Awesome Tapes from Africa - Ethiopian Hit Parade Volume 1 LP

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Africa - Folk - Funk - Jazz

A re-issue by Heavenly Sweetness of super-heavy compilation
of Ethiopian heaters that was originally released on Amha Records in 1972.

Vol.1 of 4 x LPs, is a riveting survey
of the sounds which defied the restrictive rule of Emperor Haile Selassie,
whose Ministry of Information initially attempted to stop Amha Records,
but eventually turned a blind eye, perhaps in recognition of the fact that Amha Esthèté had
the guts to produce new records of domestic music when they were too slack to produce any.

As ever with historical recordings, context is key to fully understanding the music,
but you simply need a functioning set of ears to appreciate the soul and vibe of these tunes,
ranging from performances by “trade-modern” singers representing Amhara and Oromo culture,
alongside the pioneering founders of Ethiopian groove, such as Alemayehu Esher with the driving Addis Abeda Bete,
Girma Beyene on the debonaire shuffle of Set Alameneme
or the funked-up hustle of Teshome Meter’s Gara Ser Naw Betesh,
along with a prime version of the Ethio-Anthem, Yekermo Saw.


Eine Wiederveröffentlichung von Heavenly Sweetness einer superschweren Compilation
äthiopischer Heizer, die ursprünglich 1972 auf Amha Records veröffentlicht wurde.

Vol.1 von 4 x LPs, ist eine fesselnde Übersicht
der Klänge, die sich der restriktiven Herrschaft von Kaiser Haile Selassie widersetzten,
dessen Informationsministerium zunächst versuchte, Amha Records zu stoppen,
aber schließlich ein Auge zudrückte, vielleicht in Anerkennung der Tatsache, dass Amha Esthèté den Mut hatte
vielleicht in Anerkennung der Tatsache, dass Amha Esthèté den Mut hatte,
neue Schallplatten mit einheimischer Musik zu produzieren, als man selbst zu faul war, welche zu produzieren.

Wie immer bei historischen Aufnahmen ist der Kontext der Schlüssel zum vollständigen Verständnis der Musik,
aber man braucht einfach ein funktionierendes Gehör, um die Seele und die Stimmung dieser Melodien zu schätzen,
von Auftritten "handelsmoderner" Sängerinnen und Sänger, die die Amhara- und Oromo-Kultur repräsentieren,
bis hin zu den Pionieren des äthiopischen Grooves, wie Alemayehu Esher mit dem treibenden Addis Abeda Bete,
Girma Beyene mit dem flotten Shuffle von Set Alameneme
oder die funkige Hektik von Teshome Meters Gara Ser Naw Betesh,
zusammen mit einer erstklassigen Version der Ethio-Hymne Yekermo Saw.


Awesome Tapes from Africa

Awesome Tapes From Africa is a record label and web site operated by Brian Shimkovitz.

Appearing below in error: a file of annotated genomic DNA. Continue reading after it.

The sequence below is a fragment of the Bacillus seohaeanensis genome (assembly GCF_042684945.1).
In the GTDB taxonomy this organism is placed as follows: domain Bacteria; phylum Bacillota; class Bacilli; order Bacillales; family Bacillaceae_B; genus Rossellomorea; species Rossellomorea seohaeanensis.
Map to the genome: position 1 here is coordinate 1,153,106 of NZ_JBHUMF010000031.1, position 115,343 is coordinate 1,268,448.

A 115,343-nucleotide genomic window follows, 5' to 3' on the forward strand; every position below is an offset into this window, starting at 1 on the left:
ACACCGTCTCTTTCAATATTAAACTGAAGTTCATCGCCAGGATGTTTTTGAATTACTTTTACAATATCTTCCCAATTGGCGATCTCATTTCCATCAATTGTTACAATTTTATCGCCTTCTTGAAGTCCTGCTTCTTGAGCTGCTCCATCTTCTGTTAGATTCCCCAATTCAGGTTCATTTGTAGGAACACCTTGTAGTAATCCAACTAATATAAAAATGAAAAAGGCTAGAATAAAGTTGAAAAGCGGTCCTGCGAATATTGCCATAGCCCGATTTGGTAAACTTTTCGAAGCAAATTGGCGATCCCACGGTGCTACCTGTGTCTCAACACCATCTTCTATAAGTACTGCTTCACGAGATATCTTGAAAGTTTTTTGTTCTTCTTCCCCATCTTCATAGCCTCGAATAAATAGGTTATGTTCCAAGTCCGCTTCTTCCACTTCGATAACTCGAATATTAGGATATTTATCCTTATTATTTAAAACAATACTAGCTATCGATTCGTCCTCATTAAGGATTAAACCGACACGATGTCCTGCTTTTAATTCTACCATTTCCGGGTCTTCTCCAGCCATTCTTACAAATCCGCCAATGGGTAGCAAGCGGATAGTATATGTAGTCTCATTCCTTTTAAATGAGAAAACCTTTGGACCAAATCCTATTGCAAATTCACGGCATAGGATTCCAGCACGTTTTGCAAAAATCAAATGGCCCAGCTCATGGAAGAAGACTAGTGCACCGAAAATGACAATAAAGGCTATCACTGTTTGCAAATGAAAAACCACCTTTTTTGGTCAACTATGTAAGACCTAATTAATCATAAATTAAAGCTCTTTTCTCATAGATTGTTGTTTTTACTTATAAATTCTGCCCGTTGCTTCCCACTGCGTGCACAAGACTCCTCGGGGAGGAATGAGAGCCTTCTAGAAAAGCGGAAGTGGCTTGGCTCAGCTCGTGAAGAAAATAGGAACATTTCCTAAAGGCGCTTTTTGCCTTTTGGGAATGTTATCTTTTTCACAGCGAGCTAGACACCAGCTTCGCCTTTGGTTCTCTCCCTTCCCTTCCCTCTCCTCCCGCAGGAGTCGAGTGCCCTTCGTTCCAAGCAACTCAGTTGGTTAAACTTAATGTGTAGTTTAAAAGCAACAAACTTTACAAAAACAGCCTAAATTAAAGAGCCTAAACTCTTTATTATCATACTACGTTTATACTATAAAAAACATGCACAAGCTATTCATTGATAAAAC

The site was founded in 2006 in Brooklyn, New York.

The site was created as a way for Shimkovitz to share music he had come across while on a scholarship in Ghana.

He was interested in the variety of genres and artists he found, distributed largely on cassette tapes at markets, but that he had not come across outside West Africa.

In 2011 he transitioned the site from just a blog with posted recordings of collected tapes posted without the artists' permission to a commercial record label.

The goal of the company is to seed and expand an audience for the artists presented as well as provide opportunities to sell albums and tour.

Artists are paid every six months and receive 50% of the profits from an album.

Tapes presented on Awesome Tapes come from a variety of sources: gathered in Ghanaian street markets, purchased in stores in the US, or sent by others over the internet.

In addition to the website, Shimkovitz DJ's concerts, clubs and at festivals as Awesome Tapes From Africa, as well as hosts a show on Dublab.

Most Awesome Tapes From Africa releases are official rereleases of out-of-print cassettes from African musicians and bands.

SK Kakraba's Songs of Paapieye is the first album to consist of a new release. Although music is distributed in Africa via MP3 on mobile phones, Shimkovitz says the widest variety of music in West Africa is still available on cassette tape.

In the journal Public Culture, Awesome Tapes From Africa, along with record labels Sublime Frequencies and Parallel World, is discussed as being emblematic of "World Music 2.0" for combining the "open source ethics of online networks with long-standing countercultural networks of circulation" within cassette culture and music distribution in developing nations.

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